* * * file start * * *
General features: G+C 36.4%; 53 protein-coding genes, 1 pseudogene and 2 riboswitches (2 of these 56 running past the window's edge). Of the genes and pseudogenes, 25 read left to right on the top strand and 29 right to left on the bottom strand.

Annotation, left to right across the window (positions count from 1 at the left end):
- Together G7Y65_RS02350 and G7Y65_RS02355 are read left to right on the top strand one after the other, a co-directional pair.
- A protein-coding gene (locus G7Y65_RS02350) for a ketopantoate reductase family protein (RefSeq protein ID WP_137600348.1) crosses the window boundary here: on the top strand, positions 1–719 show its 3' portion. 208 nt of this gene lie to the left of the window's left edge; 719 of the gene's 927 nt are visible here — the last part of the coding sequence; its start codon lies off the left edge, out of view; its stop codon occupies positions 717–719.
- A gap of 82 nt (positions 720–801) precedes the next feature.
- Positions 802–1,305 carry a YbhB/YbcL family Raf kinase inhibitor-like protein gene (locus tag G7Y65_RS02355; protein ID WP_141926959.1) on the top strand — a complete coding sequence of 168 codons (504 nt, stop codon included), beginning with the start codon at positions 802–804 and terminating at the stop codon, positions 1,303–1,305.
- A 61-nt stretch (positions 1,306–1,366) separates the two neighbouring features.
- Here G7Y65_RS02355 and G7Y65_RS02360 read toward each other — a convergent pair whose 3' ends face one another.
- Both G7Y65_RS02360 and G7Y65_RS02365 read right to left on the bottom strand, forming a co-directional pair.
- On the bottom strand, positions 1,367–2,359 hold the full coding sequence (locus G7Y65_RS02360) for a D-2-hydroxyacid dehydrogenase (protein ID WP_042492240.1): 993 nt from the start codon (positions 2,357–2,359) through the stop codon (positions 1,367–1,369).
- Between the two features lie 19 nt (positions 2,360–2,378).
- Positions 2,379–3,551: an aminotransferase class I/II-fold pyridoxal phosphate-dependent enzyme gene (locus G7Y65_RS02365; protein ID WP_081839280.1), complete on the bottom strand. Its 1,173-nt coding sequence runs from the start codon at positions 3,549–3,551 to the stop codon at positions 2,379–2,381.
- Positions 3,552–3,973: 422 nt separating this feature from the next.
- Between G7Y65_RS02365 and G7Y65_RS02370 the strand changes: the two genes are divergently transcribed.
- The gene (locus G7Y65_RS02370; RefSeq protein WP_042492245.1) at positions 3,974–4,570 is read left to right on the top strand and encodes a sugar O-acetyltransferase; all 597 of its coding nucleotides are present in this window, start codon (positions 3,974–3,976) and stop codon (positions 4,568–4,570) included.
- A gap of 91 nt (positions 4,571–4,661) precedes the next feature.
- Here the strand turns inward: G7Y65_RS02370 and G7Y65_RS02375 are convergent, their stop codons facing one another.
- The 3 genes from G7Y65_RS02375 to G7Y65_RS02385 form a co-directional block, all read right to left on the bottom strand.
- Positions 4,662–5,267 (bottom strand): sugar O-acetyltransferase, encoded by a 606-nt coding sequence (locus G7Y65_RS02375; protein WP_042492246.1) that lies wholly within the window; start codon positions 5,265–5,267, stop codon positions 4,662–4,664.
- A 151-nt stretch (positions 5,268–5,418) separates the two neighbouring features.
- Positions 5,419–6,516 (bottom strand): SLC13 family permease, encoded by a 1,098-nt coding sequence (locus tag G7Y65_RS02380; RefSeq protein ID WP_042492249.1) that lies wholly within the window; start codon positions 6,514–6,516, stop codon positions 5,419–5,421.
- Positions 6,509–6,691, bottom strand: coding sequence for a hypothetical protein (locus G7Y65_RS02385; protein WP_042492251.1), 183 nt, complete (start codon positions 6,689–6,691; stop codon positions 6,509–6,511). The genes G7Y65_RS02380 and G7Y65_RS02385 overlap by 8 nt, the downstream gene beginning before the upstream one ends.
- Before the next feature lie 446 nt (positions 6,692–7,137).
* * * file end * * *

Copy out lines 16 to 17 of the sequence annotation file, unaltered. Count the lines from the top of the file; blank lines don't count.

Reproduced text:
- A gap of 91 nt (positions 4,571–4,661) precedes the next feature.
- Here the strand turns inward: G7Y65_RS02370 and G7Y65_RS02375 are convergent, their stop codons facing one another.